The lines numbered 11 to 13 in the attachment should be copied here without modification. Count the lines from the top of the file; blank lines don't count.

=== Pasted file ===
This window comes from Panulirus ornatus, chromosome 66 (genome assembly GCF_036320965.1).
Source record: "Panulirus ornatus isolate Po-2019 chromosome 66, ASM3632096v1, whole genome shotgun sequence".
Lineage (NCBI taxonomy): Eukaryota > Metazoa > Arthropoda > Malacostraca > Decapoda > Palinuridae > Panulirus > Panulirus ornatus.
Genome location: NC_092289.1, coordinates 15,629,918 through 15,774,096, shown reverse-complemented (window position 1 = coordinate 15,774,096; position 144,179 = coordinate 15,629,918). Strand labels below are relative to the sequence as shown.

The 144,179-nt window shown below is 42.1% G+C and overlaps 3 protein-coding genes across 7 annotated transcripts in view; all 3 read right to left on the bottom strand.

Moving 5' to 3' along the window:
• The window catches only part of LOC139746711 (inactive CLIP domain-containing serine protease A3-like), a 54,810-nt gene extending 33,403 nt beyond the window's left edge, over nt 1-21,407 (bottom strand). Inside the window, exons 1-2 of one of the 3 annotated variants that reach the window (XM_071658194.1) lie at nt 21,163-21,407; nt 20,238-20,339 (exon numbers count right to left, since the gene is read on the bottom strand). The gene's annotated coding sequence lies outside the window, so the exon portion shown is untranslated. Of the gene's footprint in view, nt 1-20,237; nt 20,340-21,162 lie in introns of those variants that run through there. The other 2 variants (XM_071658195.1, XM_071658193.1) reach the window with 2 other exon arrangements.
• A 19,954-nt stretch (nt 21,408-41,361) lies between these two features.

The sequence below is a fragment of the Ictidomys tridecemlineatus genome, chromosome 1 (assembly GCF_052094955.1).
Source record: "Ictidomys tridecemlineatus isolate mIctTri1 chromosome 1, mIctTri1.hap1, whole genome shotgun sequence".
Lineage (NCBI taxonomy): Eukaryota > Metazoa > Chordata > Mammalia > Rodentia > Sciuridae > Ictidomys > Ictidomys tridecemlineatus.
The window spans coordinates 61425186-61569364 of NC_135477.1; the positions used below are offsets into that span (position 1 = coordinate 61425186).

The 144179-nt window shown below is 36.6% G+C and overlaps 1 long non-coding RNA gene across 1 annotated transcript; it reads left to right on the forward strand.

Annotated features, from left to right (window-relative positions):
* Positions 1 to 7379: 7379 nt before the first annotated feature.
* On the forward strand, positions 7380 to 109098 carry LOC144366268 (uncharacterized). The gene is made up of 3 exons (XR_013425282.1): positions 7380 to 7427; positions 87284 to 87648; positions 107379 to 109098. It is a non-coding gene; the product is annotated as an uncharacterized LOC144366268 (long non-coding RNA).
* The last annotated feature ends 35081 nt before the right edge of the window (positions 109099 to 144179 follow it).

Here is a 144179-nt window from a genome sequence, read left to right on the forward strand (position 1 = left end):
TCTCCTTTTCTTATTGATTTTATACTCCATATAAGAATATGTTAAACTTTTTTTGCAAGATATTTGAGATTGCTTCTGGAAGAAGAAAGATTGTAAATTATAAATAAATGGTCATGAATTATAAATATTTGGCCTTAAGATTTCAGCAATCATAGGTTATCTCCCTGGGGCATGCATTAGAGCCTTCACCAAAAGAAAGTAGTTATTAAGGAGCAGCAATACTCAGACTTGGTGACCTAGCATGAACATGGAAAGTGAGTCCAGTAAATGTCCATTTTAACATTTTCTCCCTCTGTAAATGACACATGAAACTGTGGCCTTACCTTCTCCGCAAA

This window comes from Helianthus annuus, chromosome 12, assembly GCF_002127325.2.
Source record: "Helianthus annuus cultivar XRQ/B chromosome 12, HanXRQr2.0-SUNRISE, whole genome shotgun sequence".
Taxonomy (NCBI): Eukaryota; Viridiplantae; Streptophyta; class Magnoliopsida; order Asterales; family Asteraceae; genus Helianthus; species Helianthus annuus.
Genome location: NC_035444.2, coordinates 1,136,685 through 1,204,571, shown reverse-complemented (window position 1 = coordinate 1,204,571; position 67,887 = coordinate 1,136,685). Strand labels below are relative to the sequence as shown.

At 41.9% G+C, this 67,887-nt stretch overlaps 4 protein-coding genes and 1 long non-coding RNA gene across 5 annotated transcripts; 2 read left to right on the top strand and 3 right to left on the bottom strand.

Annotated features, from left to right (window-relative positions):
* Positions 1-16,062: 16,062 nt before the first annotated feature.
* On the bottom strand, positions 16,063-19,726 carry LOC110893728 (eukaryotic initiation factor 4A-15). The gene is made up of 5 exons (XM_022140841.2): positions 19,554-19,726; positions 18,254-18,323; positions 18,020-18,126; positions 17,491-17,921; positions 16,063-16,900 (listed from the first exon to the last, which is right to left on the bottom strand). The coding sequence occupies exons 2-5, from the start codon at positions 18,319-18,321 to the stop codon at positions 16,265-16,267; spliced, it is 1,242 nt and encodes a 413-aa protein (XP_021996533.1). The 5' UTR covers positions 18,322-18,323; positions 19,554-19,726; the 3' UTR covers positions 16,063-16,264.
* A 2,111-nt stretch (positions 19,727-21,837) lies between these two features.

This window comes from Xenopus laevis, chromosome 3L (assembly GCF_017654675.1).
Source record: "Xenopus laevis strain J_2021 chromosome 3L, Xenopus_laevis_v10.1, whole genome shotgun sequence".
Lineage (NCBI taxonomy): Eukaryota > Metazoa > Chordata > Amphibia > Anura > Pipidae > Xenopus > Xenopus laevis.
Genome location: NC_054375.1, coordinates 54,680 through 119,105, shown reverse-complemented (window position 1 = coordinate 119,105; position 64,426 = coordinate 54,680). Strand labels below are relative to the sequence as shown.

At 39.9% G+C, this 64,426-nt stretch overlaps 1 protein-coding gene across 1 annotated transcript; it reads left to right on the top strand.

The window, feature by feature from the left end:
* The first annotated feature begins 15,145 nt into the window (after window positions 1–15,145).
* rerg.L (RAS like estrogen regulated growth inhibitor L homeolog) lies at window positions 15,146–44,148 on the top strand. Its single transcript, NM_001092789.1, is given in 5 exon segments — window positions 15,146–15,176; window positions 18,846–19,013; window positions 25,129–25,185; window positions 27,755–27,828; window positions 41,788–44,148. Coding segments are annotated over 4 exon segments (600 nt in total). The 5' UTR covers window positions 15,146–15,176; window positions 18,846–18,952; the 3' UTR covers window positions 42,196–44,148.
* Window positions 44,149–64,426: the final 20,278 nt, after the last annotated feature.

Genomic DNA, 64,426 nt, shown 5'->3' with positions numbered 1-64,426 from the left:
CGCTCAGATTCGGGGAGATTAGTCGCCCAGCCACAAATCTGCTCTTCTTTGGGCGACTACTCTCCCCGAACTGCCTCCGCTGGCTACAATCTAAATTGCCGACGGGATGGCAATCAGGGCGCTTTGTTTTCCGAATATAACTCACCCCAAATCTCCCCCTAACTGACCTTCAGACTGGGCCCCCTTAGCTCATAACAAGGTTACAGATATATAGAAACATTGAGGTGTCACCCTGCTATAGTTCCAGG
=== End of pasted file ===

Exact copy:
Lineage (NCBI taxonomy): Eukaryota > Metazoa > Chordata > Mammalia > Rodentia > Sciuridae > Ictidomys > Ictidomys tridecemlineatus.
The window spans coordinates 61425186-61569364 of NC_135477.1; the positions used below are offsets into that span (position 1 = coordinate 61425186).

The 144179-nt window shown below is 36.6% G+C and overlaps 1 long non-coding RNA gene across 1 annotated transcript; it reads left to right on the forward strand.